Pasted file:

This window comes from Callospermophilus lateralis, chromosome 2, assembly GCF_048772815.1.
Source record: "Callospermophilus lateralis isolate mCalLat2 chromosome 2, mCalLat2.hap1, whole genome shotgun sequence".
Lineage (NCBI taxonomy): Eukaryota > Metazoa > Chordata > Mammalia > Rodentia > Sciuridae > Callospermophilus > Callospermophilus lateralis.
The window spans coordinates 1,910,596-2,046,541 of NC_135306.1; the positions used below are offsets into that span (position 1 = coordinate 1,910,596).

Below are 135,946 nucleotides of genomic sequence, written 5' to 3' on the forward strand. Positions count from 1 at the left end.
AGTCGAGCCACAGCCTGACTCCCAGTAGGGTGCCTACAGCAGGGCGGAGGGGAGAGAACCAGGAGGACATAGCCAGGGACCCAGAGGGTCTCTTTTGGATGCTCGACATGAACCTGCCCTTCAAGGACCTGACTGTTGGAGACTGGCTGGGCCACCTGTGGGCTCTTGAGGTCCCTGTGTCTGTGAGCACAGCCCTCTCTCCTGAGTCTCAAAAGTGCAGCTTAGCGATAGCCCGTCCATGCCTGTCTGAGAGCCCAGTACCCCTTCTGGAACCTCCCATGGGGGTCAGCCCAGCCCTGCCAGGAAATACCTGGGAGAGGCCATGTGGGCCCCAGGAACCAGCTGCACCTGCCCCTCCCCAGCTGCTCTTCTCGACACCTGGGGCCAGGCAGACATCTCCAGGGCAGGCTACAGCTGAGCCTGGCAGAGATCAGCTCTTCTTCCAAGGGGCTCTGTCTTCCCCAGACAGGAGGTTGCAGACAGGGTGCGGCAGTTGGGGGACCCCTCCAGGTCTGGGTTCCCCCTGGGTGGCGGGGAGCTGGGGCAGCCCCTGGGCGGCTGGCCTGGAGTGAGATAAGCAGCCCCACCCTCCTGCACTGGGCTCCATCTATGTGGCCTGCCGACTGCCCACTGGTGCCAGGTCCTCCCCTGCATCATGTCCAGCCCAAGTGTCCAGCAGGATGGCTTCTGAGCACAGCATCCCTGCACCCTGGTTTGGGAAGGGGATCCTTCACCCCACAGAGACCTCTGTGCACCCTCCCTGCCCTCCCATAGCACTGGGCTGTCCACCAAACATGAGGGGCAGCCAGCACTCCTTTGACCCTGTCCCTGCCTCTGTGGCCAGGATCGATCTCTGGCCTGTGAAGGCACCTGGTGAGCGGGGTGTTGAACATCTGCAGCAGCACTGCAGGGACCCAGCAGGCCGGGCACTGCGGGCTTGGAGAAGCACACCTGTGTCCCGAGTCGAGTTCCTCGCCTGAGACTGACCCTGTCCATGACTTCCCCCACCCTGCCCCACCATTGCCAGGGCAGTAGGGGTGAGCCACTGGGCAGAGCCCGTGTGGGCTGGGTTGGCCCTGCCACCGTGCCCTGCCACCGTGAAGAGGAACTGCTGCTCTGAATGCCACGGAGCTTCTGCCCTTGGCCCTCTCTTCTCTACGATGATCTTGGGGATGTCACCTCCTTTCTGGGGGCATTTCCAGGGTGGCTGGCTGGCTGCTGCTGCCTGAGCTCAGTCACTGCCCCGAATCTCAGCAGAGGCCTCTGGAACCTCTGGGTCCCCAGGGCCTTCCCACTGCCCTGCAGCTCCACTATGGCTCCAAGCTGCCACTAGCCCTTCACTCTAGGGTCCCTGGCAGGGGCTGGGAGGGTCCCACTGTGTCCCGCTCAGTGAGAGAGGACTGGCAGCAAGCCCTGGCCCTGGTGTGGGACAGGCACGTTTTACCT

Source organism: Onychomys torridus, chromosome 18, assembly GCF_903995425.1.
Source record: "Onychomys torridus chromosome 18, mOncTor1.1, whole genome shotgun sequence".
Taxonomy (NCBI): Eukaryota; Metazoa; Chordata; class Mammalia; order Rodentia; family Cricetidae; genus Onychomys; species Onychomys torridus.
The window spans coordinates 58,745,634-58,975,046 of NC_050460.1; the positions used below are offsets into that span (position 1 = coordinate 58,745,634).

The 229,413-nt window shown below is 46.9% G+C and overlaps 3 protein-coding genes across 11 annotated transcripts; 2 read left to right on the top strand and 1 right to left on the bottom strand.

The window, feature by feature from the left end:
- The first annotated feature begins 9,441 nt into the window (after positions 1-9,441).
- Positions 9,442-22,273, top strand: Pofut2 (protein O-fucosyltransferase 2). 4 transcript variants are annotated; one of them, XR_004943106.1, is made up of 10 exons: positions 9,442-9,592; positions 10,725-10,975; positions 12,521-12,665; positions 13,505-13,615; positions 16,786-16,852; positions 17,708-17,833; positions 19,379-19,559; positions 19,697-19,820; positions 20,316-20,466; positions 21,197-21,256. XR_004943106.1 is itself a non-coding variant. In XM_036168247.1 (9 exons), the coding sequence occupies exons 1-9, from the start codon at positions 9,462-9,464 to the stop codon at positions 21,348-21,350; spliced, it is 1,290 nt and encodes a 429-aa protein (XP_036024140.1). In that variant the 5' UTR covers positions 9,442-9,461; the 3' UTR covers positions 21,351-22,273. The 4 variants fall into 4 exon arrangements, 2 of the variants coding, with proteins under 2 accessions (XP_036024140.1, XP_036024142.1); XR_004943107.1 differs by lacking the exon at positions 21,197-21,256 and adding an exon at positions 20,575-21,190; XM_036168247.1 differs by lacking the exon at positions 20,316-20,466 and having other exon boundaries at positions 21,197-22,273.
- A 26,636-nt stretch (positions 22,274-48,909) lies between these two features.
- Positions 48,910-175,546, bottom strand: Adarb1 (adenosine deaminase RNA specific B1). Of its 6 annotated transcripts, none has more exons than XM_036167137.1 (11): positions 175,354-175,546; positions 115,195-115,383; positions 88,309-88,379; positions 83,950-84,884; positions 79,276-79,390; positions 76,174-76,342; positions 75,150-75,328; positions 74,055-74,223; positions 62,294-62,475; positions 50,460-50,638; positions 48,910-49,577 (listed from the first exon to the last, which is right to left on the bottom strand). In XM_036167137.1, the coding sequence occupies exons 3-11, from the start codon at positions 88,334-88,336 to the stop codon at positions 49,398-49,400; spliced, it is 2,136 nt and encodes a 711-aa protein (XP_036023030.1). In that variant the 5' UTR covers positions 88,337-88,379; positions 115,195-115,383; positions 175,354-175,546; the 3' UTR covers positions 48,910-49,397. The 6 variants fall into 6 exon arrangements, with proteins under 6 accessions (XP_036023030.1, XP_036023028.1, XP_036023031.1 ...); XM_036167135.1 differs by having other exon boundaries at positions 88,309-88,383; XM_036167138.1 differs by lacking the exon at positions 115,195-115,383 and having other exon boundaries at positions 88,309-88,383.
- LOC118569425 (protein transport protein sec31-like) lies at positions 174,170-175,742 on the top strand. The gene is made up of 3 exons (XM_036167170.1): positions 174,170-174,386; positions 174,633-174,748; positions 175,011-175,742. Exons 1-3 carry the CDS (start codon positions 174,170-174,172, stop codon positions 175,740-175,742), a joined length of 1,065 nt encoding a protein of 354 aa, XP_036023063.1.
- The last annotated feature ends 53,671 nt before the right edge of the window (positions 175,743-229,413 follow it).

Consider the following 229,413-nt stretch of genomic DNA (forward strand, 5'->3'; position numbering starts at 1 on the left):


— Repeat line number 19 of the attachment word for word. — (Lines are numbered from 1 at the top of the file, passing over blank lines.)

Consider the following 229,413-nt stretch of genomic DNA (forward strand, 5'->3'; position numbering starts at 1 on the left):